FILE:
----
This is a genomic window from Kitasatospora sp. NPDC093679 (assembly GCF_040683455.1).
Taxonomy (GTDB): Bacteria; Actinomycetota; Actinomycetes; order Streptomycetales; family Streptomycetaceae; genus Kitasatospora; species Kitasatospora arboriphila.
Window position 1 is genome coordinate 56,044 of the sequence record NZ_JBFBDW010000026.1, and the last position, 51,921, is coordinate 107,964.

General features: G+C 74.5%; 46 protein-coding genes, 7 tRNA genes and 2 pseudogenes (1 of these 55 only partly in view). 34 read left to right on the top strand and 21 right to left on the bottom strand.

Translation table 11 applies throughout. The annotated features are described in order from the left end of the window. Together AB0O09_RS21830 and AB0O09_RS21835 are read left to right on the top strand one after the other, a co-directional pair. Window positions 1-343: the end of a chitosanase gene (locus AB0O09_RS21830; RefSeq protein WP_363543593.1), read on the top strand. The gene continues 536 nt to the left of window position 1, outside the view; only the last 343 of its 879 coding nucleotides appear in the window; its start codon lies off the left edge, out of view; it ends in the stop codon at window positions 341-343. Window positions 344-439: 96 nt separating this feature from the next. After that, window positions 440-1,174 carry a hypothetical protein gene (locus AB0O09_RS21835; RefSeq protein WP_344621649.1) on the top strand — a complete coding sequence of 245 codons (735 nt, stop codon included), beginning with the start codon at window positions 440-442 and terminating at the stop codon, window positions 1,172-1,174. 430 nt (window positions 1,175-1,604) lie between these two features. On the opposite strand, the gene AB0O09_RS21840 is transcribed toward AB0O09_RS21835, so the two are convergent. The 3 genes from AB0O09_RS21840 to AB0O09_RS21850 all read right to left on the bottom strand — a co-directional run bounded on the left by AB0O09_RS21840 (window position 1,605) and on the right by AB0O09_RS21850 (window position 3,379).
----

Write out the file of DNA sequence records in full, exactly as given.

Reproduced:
This is a genomic window from Kitasatospora sp. NPDC093679 (assembly GCF_040683455.1).
Taxonomy (GTDB): Bacteria; Actinomycetota; Actinomycetes; order Streptomycetales; family Streptomycetaceae; genus Kitasatospora; species Kitasatospora arboriphila.
Window position 1 is genome coordinate 56,044 of the sequence record NZ_JBFBDW010000026.1, and the last position, 51,921, is coordinate 107,964.

General features: G+C 74.5%; 46 protein-coding genes, 7 tRNA genes and 2 pseudogenes (1 of these 55 only partly in view). 34 read left to right on the top strand and 21 right to left on the bottom strand.

Translation table 11 applies throughout. The annotated features are described in order from the left end of the window. Together AB0O09_RS21830 and AB0O09_RS21835 are read left to right on the top strand one after the other, a co-directional pair. Window positions 1-343: the end of a chitosanase gene (locus AB0O09_RS21830; RefSeq protein WP_363543593.1), read on the top strand. The gene continues 536 nt to the left of window position 1, outside the view; only the last 343 of its 879 coding nucleotides appear in the window; its start codon lies off the left edge, out of view; it ends in the stop codon at window positions 341-343. Window positions 344-439: 96 nt separating this feature from the next. After that, window positions 440-1,174 carry a hypothetical protein gene (locus AB0O09_RS21835; RefSeq protein WP_344621649.1) on the top strand — a complete coding sequence of 245 codons (735 nt, stop codon included), beginning with the start codon at window positions 440-442 and terminating at the stop codon, window positions 1,172-1,174. 430 nt (window positions 1,175-1,604) lie between these two features. On the opposite strand, the gene AB0O09_RS21840 is transcribed toward AB0O09_RS21835, so the two are convergent. The 3 genes from AB0O09_RS21840 to AB0O09_RS21850 all read right to left on the bottom strand — a co-directional run bounded on the left by AB0O09_RS21840 (window position 1,605) and on the right by AB0O09_RS21850 (window position 3,379).